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The Delaware Bankruptcy Insider is a premier blog designed to bring its readers a comprehensive analysis of the latest Delaware corporate bankruptcy news and rulings. Brought to you by Ashby & Geddes, P.A.
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- Third Circuit Reversal Paves the Way For NextEra to Potentially Recover Administrative Expenses Incurred in Connection With Failed Merger
- Delaware District Court Disagrees with Bankruptcy Court’s Ruling and Holds That Committee’s Challenge Rights Survived Entry of the Sale Order and Consummation of Sale
- “Straddling the Line”: Delaware Bankruptcy Court Rules That Not All Tax Liabilities Incurred During a Debtor’s Petition Year are Eligible for Administrative Expense Priority
Insider’s Scoop: An Rare Examination of Challenge Period and Release Provisions in a Final DIP Order
n re Outer Harbor Terminal, LLC, 16-10283 (LSS) (Bench Ruling, May 5, 2017)
In issuing this Bench Ruling, the Honorable Laurie Selber Silverstein of the Delaware Bankruptcy Court had the unusual opportunity to analyze and parse challenge period and lender release provisions contained in a final DIP order. Examining the plain language of the provisions in light of the entire context of the DIP documents before it, the Court concluded that a creditors committee’s investigation period expired long before it was formed by the United States Trustee. Her Honor also held that the general releases granted to the DIP lenders in all their capacities did not extend to claims the debtor may have against affiliates of the DIP lenders that were separate and apart from the DIP lender’s relationship with the debtor despite the fact that those affiliates were included as released parties.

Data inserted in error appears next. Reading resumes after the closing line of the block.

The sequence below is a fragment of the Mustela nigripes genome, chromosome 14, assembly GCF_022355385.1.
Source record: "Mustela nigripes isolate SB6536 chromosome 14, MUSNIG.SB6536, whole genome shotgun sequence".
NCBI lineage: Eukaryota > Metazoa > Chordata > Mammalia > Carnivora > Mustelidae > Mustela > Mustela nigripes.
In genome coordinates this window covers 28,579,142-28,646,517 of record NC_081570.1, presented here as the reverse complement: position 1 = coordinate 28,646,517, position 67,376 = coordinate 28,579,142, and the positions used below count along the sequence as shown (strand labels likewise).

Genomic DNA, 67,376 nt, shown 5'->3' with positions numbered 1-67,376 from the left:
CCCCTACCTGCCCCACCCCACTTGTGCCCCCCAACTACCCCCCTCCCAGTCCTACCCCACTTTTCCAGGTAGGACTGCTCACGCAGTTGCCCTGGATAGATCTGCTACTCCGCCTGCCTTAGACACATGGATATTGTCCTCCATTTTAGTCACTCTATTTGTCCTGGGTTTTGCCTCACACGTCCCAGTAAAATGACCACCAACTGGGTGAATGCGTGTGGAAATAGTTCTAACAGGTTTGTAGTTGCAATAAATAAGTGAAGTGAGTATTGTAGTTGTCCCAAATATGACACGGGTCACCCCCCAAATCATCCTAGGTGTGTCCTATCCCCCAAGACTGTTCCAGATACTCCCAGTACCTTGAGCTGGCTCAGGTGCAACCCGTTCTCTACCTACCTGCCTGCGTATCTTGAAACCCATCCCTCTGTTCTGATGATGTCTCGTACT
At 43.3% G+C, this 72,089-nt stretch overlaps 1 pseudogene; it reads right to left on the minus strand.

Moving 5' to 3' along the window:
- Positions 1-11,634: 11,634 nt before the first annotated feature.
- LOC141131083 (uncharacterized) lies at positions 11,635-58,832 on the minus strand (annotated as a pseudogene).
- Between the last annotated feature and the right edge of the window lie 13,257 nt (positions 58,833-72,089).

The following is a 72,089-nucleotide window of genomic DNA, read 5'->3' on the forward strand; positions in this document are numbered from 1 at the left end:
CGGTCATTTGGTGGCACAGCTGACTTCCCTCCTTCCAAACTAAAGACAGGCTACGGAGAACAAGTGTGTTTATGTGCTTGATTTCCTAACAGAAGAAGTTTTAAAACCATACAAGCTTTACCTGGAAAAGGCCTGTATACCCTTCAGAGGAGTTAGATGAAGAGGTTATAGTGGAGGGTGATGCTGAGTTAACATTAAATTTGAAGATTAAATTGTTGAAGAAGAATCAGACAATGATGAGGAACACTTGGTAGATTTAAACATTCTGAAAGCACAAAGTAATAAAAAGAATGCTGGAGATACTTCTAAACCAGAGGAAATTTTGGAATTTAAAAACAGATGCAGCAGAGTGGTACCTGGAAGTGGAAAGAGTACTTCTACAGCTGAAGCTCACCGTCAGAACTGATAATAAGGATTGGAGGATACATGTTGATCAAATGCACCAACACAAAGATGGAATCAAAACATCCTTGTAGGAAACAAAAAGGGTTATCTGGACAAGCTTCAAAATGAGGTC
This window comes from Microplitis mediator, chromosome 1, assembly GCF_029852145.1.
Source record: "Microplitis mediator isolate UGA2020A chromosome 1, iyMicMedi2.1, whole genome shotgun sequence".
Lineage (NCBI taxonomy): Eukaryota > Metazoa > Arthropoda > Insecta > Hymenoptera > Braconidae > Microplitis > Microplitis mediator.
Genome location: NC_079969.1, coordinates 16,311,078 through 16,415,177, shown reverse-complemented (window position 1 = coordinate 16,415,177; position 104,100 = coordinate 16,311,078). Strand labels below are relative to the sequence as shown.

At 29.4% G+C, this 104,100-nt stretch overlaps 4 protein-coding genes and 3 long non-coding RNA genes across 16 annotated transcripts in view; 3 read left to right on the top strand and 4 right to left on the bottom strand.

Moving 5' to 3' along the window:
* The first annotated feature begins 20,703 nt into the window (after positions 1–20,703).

Almost a year after the commencement of Outer Harbor Terminal, LLC’s chapter 11 bankruptcy case and the entry of the Final DIP Order, a creditors committee was appointed. The committee soon began an investigation into monies owed by the debtor to affiliates (the “PA Entities”) of the debtor’s insider-DIP lender (HHH Oakland) pursuant to a series of shared services agreements between the debtor and the PA entities. However, under the Final DIP Order, HHH Oakland (in all of its capacities) as well as its affiliates, including the PA Entities, received certain releases from the debtor subject to parties’ rights to challenge the released claims within a prescribed investigation period. In this case, the Final DIP Order required a challenge “by no later than the earlier of (i) sixty (60) days from the date of the official committee’s formation . . . or (ii) seventy-five (75) days from the date of entry of the Interim Financing Order for all [other] parties . . . .” While the committee argued that the 75-day period for non-committee parties did not cut off its own 60-day investigation period, the Court held that such an interpretation would not give meaning to the plain language of the Final DIP Order – in particular, the words “the earlier of”. Accordingly, the committee’s challenge period was long expired and for its investigation into the shared services agreements to continue, the related claims against the PA Entities must be outside the scope of the DIP release.